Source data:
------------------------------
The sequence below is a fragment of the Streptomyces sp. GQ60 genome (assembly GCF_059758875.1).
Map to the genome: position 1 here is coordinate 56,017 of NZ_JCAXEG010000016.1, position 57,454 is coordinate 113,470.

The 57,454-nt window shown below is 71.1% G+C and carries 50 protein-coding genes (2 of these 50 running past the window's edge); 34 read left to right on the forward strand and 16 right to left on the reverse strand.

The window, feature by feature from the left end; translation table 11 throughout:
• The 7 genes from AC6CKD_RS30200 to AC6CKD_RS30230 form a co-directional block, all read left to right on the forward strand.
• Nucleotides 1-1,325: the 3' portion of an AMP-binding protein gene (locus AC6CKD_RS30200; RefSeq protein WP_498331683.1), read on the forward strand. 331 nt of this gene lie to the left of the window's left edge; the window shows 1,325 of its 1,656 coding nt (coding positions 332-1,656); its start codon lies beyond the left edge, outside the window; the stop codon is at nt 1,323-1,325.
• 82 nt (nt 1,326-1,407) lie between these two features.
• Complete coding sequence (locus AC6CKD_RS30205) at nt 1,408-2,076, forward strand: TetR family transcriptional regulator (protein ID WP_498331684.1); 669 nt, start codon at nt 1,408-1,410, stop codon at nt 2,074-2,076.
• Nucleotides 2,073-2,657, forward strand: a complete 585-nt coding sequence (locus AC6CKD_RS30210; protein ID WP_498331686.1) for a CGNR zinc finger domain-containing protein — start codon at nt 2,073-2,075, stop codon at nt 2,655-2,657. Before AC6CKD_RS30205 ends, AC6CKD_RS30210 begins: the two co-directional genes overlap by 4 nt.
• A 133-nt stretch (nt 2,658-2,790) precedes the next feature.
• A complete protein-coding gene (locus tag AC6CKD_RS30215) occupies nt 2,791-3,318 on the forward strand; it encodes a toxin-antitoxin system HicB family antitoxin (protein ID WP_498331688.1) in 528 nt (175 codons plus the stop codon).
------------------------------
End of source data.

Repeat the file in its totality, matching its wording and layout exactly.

The sequence below is a fragment of the Streptomyces sp. GQ60 genome (assembly GCF_059758875.1).
Map to the genome: position 1 here is coordinate 56,017 of NZ_JCAXEG010000016.1, position 57,454 is coordinate 113,470.

The 57,454-nt window shown below is 71.1% G+C and carries 50 protein-coding genes (2 of these 50 running past the window's edge); 34 read left to right on the forward strand and 16 right to left on the reverse strand.

The window, feature by feature from the left end; translation table 11 throughout:
• The 7 genes from AC6CKD_RS30200 to AC6CKD_RS30230 form a co-directional block, all read left to right on the forward strand.
• Nucleotides 1-1,325: the 3' portion of an AMP-binding protein gene (locus AC6CKD_RS30200; RefSeq protein WP_498331683.1), read on the forward strand. 331 nt of this gene lie to the left of the window's left edge; the window shows 1,325 of its 1,656 coding nt (coding positions 332-1,656); its start codon lies beyond the left edge, outside the window; the stop codon is at nt 1,323-1,325.
• 82 nt (nt 1,326-1,407) lie between these two features.
• Complete coding sequence (locus AC6CKD_RS30205) at nt 1,408-2,076, forward strand: TetR family transcriptional regulator (protein ID WP_498331684.1); 669 nt, start codon at nt 1,408-1,410, stop codon at nt 2,074-2,076.
• Nucleotides 2,073-2,657, forward strand: a complete 585-nt coding sequence (locus AC6CKD_RS30210; protein ID WP_498331686.1) for a CGNR zinc finger domain-containing protein — start codon at nt 2,073-2,075, stop codon at nt 2,655-2,657. Before AC6CKD_RS30205 ends, AC6CKD_RS30210 begins: the two co-directional genes overlap by 4 nt.
• A 133-nt stretch (nt 2,658-2,790) precedes the next feature.
• A complete protein-coding gene (locus tag AC6CKD_RS30215) occupies nt 2,791-3,318 on the forward strand; it encodes a toxin-antitoxin system HicB family antitoxin (protein ID WP_498331688.1) in 528 nt (175 codons plus the stop codon).